It’s a lottery, the music business and I feel for bands like Holy Holy, travelling halfway round the world to a hipster bar (I mean, they serve pale ale at great price in schooners to men with beards….) to perform in a large sitting room to a respectable but not packed crowd. They have all the ingredients of bands that are much bigger and are schlepping round the world, working for their moment in the sun.
Two Australian brothers, one singing, one playing lead guitar plus a full band of drums, bass and keyboards, they have a slew of affecting tunes, decent lyrics and a starry set of licks and riffs. It ought to be a winning formula; one brother (long Edward Lear beard and hipster hairdo) sings quality indie, while the other (long hair and a small beard) shreds a Telecaster with lines that shift between the limpidity of a Marc Knopfler and tuneful guitar-hero shredding. It ought to be and it might just be. They play an hour and every song goes down well, half being very fine and a quarter being thoroughly excellent. The odd moment, like a song that might be called Two Lovers, comes over as a flashback to eighties big beaty pop ballads. The rest channel an urban-aware Celtic romanticism, one of distance, journeys and loss. Something trans-Pacific and trans-Atlantic, at home wherever it rests and nestling nicely into any ears.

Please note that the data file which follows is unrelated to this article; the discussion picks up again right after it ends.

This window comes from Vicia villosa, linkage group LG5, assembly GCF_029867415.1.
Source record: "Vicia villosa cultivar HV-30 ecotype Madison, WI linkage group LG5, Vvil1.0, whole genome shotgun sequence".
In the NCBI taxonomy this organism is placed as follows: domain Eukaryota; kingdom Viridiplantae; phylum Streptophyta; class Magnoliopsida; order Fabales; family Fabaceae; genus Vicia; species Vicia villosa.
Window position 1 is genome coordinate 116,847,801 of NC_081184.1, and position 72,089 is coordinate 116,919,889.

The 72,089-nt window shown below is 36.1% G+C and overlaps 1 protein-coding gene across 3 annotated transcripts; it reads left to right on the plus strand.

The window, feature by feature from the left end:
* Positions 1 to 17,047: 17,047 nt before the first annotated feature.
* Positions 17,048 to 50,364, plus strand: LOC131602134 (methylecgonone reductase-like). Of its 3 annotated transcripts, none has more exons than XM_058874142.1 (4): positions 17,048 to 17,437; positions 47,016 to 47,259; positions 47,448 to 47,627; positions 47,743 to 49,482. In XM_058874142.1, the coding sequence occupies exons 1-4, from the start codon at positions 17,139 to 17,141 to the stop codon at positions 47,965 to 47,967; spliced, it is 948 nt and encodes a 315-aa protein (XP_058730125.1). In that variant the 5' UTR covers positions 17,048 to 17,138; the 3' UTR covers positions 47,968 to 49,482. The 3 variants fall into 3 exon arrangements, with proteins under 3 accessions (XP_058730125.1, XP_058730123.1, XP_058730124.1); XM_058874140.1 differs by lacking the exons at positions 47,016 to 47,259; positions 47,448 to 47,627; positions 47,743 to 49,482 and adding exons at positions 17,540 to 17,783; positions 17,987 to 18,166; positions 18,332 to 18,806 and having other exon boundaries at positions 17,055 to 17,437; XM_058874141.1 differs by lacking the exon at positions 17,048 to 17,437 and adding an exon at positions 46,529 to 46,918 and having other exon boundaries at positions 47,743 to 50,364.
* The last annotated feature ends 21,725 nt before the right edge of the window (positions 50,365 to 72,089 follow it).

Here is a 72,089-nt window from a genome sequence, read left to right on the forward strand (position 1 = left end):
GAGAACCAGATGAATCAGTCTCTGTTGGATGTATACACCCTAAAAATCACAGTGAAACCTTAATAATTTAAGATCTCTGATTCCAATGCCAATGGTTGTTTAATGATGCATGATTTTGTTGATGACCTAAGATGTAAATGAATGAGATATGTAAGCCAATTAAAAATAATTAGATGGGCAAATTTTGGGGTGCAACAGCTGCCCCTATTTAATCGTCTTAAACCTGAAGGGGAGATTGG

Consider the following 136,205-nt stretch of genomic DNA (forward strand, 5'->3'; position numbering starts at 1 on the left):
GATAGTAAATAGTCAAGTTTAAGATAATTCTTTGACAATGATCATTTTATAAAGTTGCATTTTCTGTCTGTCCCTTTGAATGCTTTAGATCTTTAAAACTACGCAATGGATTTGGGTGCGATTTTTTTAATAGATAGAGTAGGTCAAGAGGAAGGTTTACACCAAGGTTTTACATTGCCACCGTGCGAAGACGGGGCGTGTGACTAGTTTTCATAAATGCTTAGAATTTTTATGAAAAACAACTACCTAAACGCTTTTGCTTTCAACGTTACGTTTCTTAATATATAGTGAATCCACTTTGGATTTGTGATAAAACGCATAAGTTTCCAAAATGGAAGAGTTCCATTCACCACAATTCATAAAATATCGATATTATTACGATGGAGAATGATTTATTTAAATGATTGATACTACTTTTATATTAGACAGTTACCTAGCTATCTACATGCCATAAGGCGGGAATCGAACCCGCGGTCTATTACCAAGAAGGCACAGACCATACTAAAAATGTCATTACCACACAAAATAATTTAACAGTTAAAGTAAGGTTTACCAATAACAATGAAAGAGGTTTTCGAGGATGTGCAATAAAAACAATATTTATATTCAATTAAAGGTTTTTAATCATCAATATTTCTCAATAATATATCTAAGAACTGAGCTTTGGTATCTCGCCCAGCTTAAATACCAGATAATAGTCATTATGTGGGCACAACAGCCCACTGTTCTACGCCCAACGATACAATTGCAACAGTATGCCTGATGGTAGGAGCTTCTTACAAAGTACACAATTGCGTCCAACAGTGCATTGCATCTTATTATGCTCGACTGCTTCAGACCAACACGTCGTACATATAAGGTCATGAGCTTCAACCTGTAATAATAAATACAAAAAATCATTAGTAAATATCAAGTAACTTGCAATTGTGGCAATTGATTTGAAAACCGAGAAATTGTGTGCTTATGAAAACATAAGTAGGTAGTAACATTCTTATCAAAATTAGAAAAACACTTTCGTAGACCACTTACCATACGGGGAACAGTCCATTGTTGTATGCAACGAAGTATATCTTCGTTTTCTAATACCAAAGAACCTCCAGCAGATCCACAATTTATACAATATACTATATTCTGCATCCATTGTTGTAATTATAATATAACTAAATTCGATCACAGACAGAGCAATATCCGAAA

The sound is excellent and takes a good deal of setting up. The opener starts on drum machine with keys playing the bass line and a long slow Telecaster solo. The next sees Guitar Brother hammering on and ringing strings for tonal effect. “If I were you I’d buy a horse the colour of dreams”, sings Singing Brother. He stops for brief words of encouragement between songs, claiming a love for Leeds that belies their punishing schedule. Sentimental And Monday sees more of the trademark limpid guitar figures. Lovely stuff and many on the floor join Guitar Brother in some refined guitar solo faces.
It’s all about the brothers and the rest of the band tuck behind, the bassist almost immobile, wearing it high, playing carefully. Songs are arranged in detail and the parts mesh tightly, creating mini-epics. As we approach the end, recent single, Darwinism is very strong and You Cannot Call For Love Like A Dog is stretched and not quite bombastic. A huge guitar solo marks it out and pleases the crowd no end, who cluster round the boys as they leave the stage.
Like I said, this band have a maturity and sense of purpose giving them the ability to become so ubiquitous that we grow sick of them. Or they could be overlooked; fond memories of a select group of fans. If hard work and craft were the sole factors, they’d be headlining Glastonbury next year. Watch this space……
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